Russian powerhouse. One to watch: Marat Safin
end of 1999 and start of 2000 saw Safin suffering from a string
of defeats and contemplating packing it all in. Safin bounced
to fame at Roland Garros in 1998, where he defeated Andre Agassi
and defending champion Gustavo Kuerten, decided with his agent
to change coach. They approached former Russian champion Andrei
Chesnokov and after some persuasion he agreed. This was a big
turning point in the young Russian's career.
Marat Safin taught to do basics well by new coach.
When Chesnokov took over as his coach he made some very fundamental
changes in his game. Chesnokov noticed how many unforced errors
young Safin made and when he took him to the practice ground
soon made rules. Comments Chesnokov: "During the practice he
was looking around and waving at people passing by, saying ,"Hello
Sergio, hello Andre, hello Ericka, hello Monica." I said, "Come
on man how can you practice like this? The way you practice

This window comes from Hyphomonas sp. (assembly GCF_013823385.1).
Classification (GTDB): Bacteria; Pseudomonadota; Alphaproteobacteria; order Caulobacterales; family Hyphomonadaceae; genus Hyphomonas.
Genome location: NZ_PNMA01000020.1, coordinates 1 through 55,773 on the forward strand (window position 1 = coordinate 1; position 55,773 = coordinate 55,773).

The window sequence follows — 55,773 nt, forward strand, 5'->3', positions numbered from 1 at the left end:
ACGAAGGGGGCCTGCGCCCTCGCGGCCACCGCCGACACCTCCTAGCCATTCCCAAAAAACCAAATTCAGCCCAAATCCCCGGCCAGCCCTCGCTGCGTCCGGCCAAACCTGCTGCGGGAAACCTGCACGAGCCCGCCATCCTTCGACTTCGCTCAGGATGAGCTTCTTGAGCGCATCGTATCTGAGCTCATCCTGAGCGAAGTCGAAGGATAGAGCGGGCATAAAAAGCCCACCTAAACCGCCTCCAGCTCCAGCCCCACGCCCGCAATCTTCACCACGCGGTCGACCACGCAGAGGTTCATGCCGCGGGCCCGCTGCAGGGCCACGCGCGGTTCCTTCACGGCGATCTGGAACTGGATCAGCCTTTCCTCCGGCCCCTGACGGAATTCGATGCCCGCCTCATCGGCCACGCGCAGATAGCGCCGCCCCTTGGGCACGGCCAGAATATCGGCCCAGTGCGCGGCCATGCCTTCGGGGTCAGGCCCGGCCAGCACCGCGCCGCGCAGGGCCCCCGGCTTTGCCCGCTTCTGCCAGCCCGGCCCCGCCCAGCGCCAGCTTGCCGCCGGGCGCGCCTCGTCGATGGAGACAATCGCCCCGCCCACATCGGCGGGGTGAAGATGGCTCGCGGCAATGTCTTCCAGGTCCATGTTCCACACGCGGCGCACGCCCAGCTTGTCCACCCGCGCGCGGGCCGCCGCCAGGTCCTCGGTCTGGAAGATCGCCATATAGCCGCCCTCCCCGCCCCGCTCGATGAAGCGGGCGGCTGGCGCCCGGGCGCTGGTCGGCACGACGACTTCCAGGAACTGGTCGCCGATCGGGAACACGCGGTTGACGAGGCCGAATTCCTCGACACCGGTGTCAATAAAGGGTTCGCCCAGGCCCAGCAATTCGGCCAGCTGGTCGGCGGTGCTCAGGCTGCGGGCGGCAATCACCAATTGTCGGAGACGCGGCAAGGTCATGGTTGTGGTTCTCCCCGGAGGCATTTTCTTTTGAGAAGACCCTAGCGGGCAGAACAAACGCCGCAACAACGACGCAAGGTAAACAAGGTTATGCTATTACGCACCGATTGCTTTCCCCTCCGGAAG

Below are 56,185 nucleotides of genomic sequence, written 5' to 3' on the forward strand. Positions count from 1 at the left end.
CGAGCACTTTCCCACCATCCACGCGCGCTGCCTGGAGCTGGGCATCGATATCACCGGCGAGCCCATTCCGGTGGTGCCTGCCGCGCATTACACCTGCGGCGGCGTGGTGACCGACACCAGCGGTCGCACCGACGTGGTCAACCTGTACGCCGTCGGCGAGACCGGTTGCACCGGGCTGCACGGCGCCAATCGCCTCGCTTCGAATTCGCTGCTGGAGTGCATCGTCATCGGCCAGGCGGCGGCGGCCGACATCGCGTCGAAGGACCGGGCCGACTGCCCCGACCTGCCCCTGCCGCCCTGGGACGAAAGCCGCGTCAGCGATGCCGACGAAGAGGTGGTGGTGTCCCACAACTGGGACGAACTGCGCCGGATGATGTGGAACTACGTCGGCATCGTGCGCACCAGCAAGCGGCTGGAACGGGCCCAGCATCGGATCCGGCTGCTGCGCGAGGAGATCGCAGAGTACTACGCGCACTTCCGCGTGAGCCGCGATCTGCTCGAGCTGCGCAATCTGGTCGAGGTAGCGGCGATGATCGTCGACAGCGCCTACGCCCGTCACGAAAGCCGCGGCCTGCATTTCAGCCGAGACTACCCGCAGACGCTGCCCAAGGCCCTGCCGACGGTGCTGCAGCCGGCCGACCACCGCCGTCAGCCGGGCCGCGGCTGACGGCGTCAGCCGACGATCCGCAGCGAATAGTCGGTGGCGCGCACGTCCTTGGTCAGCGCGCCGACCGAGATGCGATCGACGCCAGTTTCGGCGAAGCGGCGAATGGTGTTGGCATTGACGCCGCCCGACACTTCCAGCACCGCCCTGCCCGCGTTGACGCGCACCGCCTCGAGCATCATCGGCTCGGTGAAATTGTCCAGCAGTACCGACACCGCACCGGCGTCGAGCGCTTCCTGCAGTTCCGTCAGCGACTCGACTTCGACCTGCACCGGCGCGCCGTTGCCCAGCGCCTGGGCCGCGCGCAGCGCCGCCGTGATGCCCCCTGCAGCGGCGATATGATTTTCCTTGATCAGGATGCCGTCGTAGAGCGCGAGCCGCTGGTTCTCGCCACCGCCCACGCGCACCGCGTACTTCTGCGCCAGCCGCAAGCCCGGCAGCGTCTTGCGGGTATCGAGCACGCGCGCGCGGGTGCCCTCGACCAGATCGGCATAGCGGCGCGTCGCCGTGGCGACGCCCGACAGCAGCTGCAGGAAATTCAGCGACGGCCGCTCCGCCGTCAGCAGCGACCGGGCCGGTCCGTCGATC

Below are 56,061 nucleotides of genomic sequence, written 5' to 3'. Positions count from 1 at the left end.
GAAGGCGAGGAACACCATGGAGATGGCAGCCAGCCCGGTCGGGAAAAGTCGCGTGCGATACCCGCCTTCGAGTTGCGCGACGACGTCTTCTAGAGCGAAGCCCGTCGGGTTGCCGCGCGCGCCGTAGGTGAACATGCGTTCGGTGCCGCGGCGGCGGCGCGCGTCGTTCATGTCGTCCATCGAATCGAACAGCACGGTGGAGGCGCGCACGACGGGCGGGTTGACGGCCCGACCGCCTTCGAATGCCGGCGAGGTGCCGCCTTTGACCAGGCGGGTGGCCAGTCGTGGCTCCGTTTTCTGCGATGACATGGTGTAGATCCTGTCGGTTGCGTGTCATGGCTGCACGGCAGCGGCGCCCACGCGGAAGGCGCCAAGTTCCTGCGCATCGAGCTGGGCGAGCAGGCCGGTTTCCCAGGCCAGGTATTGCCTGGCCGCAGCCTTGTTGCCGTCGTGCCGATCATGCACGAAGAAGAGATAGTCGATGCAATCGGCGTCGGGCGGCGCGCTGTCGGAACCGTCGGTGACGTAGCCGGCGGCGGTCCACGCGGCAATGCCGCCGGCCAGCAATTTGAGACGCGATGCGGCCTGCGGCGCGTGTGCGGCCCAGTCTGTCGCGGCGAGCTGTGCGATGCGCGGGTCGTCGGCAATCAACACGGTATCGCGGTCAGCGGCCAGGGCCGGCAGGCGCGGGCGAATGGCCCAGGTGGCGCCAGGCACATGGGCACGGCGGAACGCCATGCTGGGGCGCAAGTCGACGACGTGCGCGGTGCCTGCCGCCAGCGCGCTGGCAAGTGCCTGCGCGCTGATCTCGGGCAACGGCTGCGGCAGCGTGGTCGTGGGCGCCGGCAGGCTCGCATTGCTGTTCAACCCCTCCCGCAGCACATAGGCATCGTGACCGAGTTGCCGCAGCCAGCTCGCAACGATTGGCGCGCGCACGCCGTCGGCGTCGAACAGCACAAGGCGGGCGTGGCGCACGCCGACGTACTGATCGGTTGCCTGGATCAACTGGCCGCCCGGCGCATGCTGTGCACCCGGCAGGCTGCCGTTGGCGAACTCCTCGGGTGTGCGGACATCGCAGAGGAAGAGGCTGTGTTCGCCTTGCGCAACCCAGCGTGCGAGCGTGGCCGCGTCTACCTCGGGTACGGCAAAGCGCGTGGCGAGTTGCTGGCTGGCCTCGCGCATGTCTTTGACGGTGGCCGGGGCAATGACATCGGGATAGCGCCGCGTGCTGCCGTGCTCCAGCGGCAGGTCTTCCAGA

it's impossible to play the tournament."
Safin needed to mature mentally and develop toughness, he was
breaking about a racket a week, he was hitting the ball too
hard and not finding a consistent rhythm. His new coach taught
him the basics of taking the pace off the ball, placing it and
hitting a good length. Safin had some natural strengths, a big
serve and powerful double handed backhand, but he also needed
to focus and gain experience.
Chesnokov taught Safin to fight for every point, and beat his
bad habit of letting his head slip if he lost the first set.
Safin was a good player before Chesnokov came on the scene,
but he needed guidance and a mature hand. His new coach can
be credited with helping the young man's temperament on court,
pushing him hard in practice, fighting for every point in a
match and never saying die.
Safin's fortunes have changed since Chesnokov came on the scene.
He has had some good victories, including most recently reaching
the final of Indian Wells where he was defeated in a close match
by Gustavo Kuerten. He has also had big wins at Toronto defeating
young Israeli Harel Levy, and he reached the final of Hamburg,
where he was defeated by Gustavo Kuerten.
Things are looking good for the young Safin and with a good
coach beside him and many years of tennis ahead who knows what
he can achieve?